“mule,” and my head being filled with
thoughts of mines and gold, I paid but
a dreamy sort of attention to the con
versation. Presently, however, one ol
the teamsters said, with a good deal of
emphasis, “I tell you what, Johnny, it
you hadn’t ’a’ hitched onto ine and
helped me up that air last hill. I’d 'a'
bin at the foot of it yit!”
“That’s all right. Bill. You know 1
never pass by aud leave a man in trouble.
No, sir, by the beard of Balaam, the
son of Beor! I have my opinion of a
man that will do a trick like that.”
Instantly 1 was all attention. Al
though it had been seven years since I
had heard that strange, mild oath—
thongh 1 heard it then for the first time
and Had never heard it since—I at once
recollected where and under what cir
cumstances 1 had before heard it. 1
soon had the man who had sworn by
the beard of Balaam safely cornered at
some distance from the main throng of
guests. I then asked him if he remem
bered having assisted a poor, wrecked
emigrant family out of a desert over in
Nevada seven years before.
“Do I remember that? Well, sir, 1
rather guess I do! Yes, sir, and mighty
little chance now of my ever forgetting
it. But, stranger, how do you happen
to know about that? You ain’t the—
well, by the beard of Balaam! Yes,
you are! You are the very fellow that
came out on the road and got me to go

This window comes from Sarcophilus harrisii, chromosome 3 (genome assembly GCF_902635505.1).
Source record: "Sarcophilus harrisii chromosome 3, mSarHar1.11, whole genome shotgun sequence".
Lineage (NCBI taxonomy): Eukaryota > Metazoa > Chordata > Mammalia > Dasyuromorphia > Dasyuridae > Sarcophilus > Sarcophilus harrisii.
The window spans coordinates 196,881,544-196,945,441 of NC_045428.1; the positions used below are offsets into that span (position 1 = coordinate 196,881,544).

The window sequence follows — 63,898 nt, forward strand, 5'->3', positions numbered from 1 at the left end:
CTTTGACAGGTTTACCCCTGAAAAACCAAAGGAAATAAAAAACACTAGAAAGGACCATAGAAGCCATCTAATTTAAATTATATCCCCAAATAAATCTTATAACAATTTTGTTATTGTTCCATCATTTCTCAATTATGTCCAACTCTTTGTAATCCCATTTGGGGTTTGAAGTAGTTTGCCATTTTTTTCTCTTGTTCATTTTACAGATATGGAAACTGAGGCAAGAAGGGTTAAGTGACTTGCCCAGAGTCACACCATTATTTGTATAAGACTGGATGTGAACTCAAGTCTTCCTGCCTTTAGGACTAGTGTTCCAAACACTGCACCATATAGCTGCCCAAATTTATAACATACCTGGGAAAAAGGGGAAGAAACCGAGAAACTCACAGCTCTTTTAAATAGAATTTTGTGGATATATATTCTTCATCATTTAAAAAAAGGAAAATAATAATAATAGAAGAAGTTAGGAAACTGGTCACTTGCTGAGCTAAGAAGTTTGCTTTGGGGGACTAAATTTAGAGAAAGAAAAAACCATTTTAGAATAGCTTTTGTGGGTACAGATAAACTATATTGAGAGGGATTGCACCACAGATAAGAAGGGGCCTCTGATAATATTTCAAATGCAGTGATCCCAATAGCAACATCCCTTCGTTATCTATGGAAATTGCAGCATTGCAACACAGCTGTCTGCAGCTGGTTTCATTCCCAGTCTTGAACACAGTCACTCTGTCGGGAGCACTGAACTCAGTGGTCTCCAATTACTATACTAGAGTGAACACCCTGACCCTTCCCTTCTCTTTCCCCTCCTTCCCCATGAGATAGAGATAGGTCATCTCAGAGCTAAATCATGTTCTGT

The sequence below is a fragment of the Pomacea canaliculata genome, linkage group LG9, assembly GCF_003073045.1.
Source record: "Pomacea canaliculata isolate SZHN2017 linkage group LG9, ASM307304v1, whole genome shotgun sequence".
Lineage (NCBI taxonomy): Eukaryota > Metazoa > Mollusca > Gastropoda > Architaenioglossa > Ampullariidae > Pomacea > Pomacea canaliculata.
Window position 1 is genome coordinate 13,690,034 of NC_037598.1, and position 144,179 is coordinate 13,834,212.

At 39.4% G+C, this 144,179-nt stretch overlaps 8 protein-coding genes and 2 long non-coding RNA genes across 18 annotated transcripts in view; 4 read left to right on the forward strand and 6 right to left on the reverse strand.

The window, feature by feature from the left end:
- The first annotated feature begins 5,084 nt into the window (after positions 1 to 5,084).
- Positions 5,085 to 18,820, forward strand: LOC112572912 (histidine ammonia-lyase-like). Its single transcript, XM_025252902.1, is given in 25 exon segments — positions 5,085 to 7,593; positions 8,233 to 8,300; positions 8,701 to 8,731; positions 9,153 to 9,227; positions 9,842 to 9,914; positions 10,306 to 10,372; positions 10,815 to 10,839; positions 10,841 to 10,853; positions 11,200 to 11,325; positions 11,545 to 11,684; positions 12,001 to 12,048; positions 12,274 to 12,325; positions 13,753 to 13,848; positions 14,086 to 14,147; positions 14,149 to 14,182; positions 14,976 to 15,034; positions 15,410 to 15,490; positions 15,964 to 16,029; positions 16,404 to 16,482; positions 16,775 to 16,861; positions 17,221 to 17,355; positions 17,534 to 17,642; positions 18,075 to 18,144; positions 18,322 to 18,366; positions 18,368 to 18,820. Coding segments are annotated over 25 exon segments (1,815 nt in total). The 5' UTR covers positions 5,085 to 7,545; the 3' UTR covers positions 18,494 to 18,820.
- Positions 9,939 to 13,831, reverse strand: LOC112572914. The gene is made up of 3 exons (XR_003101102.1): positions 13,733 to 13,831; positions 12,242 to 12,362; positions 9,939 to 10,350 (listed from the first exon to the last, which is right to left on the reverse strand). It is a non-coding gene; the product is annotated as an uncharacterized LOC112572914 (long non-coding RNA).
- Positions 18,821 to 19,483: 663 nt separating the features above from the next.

down into the desert after the family!
Give me your hand!”
Having recovered my hand from John
Henderson’s fearful grasp and straight
ened out my benumbed fingers, 1 said:
“I did not remember your face. Mr.
Henderson, for now you are bearded like
the pard, but I recollected your peculiar
style of oath. You used it once that
day down in the desert. The moment
I heard it here tonight there flashed be
“dive me your hand:"
fore me a picture of the little wagon
anil the forlorn family, or the dead ani
mals scattered about and of your huge
Red Wing. I saw everything. ”
“Oh, you mean my saying‘by the
beard of Balaam. ’ I don’t count that
swearin. If it is swearin, it must pass
as the family oath. My father—and he
was a pious soul—always said, ‘By the
heard of Balaam, the son of Beor,’ but
I don’t often find time for the whole.
Back in the States they are not so hur
ried in their swearin as we are out